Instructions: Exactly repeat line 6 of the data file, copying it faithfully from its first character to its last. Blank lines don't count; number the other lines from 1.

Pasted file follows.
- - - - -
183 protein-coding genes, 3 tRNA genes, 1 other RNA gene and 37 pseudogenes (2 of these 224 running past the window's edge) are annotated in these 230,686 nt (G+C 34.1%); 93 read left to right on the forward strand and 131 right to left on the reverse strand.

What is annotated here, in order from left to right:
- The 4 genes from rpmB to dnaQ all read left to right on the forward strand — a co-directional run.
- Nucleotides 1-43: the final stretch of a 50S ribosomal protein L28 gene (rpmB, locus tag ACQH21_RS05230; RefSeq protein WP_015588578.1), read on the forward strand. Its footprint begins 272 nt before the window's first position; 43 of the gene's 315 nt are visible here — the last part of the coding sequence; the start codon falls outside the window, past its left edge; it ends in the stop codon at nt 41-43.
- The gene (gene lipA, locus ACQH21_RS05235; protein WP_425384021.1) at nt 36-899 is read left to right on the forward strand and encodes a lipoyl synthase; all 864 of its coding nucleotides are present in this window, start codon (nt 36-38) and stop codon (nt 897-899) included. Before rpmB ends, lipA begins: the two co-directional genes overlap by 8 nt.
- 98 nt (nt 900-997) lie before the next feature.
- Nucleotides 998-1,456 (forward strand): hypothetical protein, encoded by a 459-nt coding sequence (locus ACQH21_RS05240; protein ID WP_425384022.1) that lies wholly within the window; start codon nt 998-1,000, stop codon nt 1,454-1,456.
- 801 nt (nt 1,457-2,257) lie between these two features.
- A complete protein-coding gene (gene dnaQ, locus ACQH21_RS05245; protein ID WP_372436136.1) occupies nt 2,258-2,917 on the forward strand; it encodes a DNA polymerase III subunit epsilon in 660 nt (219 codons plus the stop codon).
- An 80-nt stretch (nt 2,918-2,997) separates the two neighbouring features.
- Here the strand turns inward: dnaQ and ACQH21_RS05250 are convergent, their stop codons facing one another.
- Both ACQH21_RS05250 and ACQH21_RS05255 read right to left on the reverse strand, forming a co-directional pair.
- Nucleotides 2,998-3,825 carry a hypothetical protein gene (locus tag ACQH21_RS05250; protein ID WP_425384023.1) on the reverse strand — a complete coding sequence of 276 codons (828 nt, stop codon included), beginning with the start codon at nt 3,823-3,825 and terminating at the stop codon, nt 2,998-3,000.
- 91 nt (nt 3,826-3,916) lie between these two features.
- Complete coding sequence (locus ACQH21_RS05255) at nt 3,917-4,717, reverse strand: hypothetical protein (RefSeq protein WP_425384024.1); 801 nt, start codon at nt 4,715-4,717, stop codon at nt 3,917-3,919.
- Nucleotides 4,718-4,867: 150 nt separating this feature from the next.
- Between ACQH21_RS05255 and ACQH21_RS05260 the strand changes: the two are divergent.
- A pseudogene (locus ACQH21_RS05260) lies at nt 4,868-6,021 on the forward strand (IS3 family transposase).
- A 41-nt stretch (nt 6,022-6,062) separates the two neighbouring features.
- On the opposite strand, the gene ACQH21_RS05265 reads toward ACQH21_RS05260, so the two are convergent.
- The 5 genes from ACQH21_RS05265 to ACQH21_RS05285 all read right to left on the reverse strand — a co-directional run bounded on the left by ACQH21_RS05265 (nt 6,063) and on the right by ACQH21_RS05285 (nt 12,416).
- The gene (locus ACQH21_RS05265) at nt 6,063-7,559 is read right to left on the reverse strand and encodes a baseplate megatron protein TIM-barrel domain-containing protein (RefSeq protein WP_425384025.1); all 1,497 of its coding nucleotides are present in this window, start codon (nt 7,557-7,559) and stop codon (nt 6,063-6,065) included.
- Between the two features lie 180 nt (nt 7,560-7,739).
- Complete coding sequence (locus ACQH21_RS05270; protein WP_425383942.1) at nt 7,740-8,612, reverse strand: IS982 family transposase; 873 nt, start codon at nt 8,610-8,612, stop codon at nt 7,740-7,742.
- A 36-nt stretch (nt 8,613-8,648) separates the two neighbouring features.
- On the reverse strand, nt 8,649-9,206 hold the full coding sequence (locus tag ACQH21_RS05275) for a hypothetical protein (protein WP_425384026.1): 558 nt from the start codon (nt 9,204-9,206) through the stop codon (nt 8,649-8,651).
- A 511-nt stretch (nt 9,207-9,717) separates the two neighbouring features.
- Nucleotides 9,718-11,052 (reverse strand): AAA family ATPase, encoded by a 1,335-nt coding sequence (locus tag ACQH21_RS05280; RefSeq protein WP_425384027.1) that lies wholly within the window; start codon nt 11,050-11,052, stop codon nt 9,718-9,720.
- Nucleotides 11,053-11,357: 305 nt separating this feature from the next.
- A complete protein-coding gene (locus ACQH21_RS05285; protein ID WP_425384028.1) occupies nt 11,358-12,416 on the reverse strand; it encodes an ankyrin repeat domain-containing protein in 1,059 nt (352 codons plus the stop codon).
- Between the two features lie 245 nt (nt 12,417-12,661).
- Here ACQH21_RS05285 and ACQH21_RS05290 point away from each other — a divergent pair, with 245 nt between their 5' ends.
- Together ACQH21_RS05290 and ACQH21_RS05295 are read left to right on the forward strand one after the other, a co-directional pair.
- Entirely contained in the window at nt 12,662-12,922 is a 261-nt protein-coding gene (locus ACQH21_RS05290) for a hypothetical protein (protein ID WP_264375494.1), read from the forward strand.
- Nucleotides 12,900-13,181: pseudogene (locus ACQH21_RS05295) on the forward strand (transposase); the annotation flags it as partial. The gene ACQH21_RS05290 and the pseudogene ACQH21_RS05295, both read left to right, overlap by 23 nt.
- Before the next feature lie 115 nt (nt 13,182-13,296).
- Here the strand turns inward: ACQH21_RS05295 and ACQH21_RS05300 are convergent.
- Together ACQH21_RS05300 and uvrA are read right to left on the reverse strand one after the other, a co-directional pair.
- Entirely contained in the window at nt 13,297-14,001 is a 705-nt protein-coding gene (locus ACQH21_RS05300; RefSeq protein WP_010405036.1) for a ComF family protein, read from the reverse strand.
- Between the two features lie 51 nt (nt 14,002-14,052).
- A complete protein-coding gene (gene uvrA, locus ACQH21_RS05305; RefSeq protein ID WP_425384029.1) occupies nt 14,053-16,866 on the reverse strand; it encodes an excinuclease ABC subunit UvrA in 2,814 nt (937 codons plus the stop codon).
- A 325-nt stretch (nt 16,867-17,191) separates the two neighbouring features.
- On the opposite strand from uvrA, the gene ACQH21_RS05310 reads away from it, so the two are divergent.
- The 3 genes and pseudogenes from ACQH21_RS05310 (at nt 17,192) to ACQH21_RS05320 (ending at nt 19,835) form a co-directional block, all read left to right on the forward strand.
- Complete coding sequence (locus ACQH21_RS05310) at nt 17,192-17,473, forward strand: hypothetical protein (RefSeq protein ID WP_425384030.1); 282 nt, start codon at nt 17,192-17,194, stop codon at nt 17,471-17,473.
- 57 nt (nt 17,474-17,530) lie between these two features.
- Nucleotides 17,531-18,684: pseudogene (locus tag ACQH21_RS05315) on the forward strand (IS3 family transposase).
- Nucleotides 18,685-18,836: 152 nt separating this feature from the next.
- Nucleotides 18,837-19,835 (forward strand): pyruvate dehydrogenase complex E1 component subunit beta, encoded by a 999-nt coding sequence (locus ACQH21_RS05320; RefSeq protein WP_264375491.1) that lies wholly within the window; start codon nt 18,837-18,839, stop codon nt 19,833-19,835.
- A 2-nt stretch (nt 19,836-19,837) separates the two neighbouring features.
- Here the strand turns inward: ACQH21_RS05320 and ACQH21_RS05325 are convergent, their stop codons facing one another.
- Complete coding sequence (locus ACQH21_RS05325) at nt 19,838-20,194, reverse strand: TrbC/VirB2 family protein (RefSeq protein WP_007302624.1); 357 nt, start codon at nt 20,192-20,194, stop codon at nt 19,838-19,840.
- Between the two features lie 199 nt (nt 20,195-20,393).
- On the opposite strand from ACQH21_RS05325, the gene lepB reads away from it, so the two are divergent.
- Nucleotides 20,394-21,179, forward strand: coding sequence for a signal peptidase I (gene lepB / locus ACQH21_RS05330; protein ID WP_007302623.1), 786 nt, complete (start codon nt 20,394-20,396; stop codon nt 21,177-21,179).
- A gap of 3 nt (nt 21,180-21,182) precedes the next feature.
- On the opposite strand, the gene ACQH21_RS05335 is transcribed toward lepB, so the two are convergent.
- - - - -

- 98 nt (nt 900-997) lie before the next feature.